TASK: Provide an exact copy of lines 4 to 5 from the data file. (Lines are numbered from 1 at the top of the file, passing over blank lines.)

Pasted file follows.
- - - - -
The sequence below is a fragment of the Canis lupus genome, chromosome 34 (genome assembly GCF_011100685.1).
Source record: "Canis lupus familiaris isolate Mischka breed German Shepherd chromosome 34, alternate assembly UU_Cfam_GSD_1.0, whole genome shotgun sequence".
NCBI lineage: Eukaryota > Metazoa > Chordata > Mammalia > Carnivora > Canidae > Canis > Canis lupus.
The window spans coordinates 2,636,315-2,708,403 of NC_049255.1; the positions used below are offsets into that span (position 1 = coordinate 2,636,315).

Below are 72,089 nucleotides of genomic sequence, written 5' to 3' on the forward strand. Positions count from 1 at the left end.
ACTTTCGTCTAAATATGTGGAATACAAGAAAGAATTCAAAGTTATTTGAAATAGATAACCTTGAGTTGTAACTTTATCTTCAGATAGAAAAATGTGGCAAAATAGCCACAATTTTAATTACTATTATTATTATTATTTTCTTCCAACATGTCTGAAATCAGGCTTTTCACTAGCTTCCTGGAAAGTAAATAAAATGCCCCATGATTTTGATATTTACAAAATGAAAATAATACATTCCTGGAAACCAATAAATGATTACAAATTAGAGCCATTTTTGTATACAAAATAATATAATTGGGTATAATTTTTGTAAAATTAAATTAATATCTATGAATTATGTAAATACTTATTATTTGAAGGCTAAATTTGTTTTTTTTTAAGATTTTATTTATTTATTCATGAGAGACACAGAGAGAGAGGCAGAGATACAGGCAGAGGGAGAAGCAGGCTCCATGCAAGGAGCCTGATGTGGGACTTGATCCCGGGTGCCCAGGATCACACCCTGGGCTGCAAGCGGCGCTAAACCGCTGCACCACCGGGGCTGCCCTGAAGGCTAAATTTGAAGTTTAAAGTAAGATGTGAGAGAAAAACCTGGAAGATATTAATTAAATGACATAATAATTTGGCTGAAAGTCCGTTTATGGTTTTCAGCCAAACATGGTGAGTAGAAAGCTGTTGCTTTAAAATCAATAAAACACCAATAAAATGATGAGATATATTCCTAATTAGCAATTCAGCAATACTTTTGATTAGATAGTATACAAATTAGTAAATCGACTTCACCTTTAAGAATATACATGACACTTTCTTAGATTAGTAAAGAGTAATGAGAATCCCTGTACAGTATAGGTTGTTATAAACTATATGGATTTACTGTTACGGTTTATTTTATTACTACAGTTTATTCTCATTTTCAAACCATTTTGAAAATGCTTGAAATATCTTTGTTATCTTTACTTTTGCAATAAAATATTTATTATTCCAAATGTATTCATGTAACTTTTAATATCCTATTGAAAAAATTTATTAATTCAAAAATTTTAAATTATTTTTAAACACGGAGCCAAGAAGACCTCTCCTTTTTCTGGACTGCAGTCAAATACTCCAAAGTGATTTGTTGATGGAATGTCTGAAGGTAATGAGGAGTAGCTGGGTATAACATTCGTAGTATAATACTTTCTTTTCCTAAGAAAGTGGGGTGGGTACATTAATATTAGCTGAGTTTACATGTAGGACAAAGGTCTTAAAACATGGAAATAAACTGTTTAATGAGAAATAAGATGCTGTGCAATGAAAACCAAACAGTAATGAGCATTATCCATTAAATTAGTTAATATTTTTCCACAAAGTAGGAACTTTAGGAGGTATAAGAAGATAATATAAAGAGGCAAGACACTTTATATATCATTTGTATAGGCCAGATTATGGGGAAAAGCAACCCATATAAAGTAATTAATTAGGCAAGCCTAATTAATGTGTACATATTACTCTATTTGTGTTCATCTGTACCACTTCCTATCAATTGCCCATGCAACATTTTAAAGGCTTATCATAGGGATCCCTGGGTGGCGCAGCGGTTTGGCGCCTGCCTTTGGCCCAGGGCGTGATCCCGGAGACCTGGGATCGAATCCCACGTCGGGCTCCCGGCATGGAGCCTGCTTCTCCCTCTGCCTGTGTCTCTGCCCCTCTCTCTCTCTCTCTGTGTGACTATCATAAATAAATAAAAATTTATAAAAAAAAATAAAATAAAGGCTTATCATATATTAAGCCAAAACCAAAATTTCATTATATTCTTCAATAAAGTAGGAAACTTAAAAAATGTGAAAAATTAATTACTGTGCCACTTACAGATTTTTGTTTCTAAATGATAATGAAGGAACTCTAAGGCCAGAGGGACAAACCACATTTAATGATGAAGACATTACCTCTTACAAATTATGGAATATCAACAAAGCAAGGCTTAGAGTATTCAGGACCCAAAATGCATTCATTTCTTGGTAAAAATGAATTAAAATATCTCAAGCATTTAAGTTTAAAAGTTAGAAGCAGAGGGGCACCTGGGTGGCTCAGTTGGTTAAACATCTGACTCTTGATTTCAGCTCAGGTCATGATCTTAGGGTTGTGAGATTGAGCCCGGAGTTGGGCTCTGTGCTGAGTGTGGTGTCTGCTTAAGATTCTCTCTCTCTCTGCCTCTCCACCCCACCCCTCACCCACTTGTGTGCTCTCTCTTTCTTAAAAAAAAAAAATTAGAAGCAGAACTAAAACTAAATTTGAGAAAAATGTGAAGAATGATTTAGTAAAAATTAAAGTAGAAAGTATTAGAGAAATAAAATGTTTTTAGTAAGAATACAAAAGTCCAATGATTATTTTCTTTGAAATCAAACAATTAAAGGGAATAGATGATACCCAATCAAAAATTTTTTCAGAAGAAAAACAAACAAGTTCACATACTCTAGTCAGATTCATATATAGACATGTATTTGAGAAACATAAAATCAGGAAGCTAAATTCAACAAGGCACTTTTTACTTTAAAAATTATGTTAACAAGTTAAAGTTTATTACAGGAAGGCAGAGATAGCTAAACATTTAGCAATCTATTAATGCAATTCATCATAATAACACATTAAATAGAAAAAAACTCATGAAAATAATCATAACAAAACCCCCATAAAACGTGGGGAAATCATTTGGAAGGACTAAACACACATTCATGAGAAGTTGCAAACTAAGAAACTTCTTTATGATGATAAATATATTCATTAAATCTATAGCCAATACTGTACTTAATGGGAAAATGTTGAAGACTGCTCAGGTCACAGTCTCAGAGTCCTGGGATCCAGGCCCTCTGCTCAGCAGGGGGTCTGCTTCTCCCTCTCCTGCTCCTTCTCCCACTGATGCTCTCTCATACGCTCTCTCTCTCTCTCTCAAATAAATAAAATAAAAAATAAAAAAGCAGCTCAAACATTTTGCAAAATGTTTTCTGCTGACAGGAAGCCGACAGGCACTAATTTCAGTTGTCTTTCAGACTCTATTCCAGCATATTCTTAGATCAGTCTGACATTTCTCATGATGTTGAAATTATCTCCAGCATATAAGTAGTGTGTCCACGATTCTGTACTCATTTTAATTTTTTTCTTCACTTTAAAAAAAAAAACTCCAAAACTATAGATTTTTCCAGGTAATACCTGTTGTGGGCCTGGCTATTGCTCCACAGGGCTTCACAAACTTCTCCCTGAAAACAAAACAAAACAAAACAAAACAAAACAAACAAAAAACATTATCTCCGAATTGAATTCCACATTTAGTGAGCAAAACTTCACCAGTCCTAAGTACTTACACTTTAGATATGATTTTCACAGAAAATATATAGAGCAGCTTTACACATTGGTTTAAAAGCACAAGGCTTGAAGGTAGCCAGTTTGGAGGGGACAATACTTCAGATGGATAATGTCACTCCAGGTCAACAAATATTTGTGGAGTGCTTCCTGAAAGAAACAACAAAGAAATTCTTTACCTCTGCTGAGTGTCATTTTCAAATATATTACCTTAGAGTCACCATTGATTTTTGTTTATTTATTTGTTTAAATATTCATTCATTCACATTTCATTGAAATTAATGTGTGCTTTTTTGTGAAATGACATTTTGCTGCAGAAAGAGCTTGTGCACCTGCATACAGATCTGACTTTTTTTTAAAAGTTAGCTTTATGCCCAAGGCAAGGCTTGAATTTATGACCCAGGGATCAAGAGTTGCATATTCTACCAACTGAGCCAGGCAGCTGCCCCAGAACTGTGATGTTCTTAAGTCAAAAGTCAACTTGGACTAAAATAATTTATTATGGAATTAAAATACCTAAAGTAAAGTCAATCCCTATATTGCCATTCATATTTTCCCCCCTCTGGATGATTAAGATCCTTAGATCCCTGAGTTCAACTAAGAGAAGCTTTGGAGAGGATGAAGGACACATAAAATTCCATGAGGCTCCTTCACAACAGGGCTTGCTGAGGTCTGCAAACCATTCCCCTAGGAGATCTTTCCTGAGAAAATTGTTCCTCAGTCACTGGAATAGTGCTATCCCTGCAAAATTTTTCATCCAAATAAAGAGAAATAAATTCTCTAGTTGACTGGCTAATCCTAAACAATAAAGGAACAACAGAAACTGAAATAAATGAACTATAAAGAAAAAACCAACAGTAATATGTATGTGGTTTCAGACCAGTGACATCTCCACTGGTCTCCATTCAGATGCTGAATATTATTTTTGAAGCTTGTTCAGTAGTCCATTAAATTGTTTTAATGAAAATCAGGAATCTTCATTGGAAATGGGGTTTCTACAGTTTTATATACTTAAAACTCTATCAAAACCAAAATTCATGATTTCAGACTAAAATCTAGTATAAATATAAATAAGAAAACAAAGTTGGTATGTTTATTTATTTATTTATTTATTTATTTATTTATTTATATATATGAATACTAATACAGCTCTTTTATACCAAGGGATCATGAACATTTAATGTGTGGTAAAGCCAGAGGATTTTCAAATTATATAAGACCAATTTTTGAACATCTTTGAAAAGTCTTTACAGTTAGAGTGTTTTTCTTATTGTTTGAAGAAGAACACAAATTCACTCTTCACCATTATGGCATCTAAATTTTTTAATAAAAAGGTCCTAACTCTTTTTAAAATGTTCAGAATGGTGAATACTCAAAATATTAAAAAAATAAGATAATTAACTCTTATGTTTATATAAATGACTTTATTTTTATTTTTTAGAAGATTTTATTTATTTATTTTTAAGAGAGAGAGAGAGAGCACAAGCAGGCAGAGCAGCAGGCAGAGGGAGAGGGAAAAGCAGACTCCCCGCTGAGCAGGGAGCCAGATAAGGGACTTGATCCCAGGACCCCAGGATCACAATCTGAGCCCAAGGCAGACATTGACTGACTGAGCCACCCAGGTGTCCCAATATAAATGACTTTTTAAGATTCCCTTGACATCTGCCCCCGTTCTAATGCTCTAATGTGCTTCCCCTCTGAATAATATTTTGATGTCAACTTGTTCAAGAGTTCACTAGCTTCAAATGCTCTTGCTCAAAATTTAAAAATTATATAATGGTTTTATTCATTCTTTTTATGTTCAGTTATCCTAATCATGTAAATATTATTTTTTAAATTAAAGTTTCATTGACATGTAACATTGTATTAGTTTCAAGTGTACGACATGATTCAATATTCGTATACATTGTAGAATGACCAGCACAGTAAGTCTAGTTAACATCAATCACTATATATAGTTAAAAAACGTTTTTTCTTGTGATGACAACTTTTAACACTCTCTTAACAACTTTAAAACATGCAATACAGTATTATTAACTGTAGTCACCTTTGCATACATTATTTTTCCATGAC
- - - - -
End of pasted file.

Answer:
The window spans coordinates 2,636,315-2,708,403 of NC_049255.1; the positions used below are offsets into that span (position 1 = coordinate 2,636,315).

Below are 72,089 nucleotides of genomic sequence, written 5' to 3' on the forward strand. Positions count from 1 at the left end.